Bill Banning New Hookah Lounges Passed by Oregon Legislature

The Oregon House passed a bill banning new hookah lounges this week. The measure now awaits Governor John Kitzhaber’s signature. The Republic reports that Gov. Kitzhaber is expected to sign the bill.

The primary sponsor of the House bill, Rep. Carolyn Tomei, told the newspaper that the bill was changed in the last days of the state’s legislative session and she no longer supports it. She says the changes may allow new hookah lounges to open. Supporters of the bill say the change was made to allow a small number of cigar businesses to continue operation, and disagree that it would allow a significant growth of hookah lounges.

Currently 26 smoke shops are certified in Oregon, including both cigar and hookah lounges, which are allowed to have smoking indoors.  Tomei’s original bill would have added severe restrictions to the definition of a smoke shop to prevent any more hookah lounges from opening, while grandfathering in existing lounges. The bill would have allowed the opening of hookah bars that had submitted applications by Dec. 31, 2010. Under the last-minute changes to the bill, new hookah lounges would be banned, but the new restrictions would not be retroactive, allowing applications for hookah lounges to be filed until the day the governor signs the bill.

A spokeswoman for Oregon’s Public Health Division, Christine Stone, said there has been a small increase in applications for new smoke shops, but it is not known whether the rise is related to the legislation.

Oregon is not the only state considering banning hookah lounges. Hookahs, or water pipes, would be banned or limited under bills introduced in California and Connecticut. Some cities in California and New York have already taken these steps, while Boston and Maine no longer exempt hookah bars from their indoor-smoking laws.

Hookah bars feature water pipes that are used to smoke a blend of tobacco, molasses and fruit called shisha. Researchers say that contrary to the belief of many hookah smokers, the water in the pipe does not filter all the harmful chemicals in tobacco smoke. The World Health Organization (WHO) noted in a report that the smoke inhaled in a typical one-hour hookah session can equal 100 cigarettes or more. The WHO report also stated that even after it has been passed through water, the tobacco smoke in a hookah pipe contains high levels of cancer-causing chemicals.

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    Steve Westen

    July 5, 2011 at 8:26 AM

    It’s one thing to ban smoking indoors at a facility that caters to the general public; which includes individuals who don’t smoke. But its a whole other subject when you are strictly banning places whose main purpose is to provide an area for smokers to go. I am not a smoker, though I do enjoy hookah a few times a year. But I do see the side of a smoker. They are banned from smoking indoors or so many feet from a building. They are finalyl given a place that they can participate in their chosen method of entertainment with other individuals who chose the same path, and yet we won’t let them do this together in a designated area. Whats teh difference between smoking a hookah in a shop and doing it at home? No one that goes into a hookah bar is angry that when they enter the hookah bar their is smoking. The only people that go into a hookah bar are desiring for it to contain smoke. The smoke can’t effect anyone that is no in the establishment. This article is even more ridiculous in that it goes onto further focus on the whole “negative” sides to tobacoo and the fact that a water pipe doesn’t filter out cancer creating chemicals… WHO CARES!!! The focus of these bills, should not (in my opinion), be on the dangers of tobacco, we know this. Trying to ban hookahs due to the “safety” aspect is ricdulous. If you are going to ban a product ban all of it, not just the kind of tobacco that you don’t like. Its assine to think people are trying to control other peoples personal liberties like this. Who is anyone to say what I should or should not do to my body if I am not hurting anyone else!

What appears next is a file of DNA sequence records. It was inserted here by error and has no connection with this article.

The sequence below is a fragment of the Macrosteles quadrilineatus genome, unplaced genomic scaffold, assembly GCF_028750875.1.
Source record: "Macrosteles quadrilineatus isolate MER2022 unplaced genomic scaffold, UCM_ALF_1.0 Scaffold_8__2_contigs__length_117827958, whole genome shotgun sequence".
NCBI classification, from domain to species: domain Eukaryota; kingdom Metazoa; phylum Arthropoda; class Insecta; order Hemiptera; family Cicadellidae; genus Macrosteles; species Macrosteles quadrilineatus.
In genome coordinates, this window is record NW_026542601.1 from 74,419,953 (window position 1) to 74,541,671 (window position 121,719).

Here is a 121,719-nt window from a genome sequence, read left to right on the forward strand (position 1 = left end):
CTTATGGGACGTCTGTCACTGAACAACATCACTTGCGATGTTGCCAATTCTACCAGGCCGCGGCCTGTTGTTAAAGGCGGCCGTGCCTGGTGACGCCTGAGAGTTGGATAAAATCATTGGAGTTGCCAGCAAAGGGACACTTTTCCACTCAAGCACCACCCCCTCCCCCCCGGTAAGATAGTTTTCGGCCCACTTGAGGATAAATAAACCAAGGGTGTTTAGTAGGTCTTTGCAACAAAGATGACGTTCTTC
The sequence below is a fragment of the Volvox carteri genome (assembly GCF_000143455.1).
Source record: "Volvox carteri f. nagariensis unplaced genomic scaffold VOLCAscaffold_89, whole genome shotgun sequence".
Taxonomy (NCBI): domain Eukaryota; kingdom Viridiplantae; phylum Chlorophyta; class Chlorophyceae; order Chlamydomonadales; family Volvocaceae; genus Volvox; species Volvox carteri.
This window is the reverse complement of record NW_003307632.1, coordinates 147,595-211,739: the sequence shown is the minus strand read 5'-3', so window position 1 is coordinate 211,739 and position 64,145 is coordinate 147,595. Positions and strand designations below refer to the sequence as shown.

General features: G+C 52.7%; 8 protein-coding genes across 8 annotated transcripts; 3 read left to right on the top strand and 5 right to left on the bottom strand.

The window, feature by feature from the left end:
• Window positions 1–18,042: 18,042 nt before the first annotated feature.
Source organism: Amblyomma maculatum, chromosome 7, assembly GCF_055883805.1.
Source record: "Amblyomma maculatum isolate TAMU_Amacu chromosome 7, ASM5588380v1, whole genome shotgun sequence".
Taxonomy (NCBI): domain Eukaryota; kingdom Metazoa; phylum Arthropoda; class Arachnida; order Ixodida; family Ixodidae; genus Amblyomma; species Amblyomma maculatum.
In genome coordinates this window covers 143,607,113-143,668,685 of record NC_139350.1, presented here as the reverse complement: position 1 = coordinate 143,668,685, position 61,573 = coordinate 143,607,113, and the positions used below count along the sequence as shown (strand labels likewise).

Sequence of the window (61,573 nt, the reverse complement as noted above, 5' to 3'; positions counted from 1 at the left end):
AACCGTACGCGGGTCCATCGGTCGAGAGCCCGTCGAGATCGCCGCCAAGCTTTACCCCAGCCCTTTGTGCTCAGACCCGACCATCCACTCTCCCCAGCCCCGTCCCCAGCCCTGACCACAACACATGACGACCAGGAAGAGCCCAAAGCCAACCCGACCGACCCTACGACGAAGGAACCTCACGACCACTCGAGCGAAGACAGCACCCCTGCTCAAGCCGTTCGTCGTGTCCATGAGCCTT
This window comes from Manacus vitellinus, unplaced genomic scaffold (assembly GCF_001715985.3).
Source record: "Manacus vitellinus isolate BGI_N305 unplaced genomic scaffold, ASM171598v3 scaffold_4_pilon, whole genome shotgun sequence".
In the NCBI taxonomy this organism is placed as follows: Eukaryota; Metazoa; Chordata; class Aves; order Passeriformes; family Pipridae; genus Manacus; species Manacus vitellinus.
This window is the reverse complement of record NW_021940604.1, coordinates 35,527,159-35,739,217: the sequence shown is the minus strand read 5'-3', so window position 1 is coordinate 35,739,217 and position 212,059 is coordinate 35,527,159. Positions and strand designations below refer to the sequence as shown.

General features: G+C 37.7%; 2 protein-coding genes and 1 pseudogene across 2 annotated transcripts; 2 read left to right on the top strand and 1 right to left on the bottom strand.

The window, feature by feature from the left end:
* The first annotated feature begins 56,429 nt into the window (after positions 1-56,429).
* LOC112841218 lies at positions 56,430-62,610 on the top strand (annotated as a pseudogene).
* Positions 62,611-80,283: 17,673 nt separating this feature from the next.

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    June 30, 2011 at 6:01 PM

    Research challenge: does the intense exposure– equalling 100 cigarettes– play a significant role in addicting unwary youngsters to nicotine, after which they will crave and buy the “regular” (over $3000/year in a high-tax state)?

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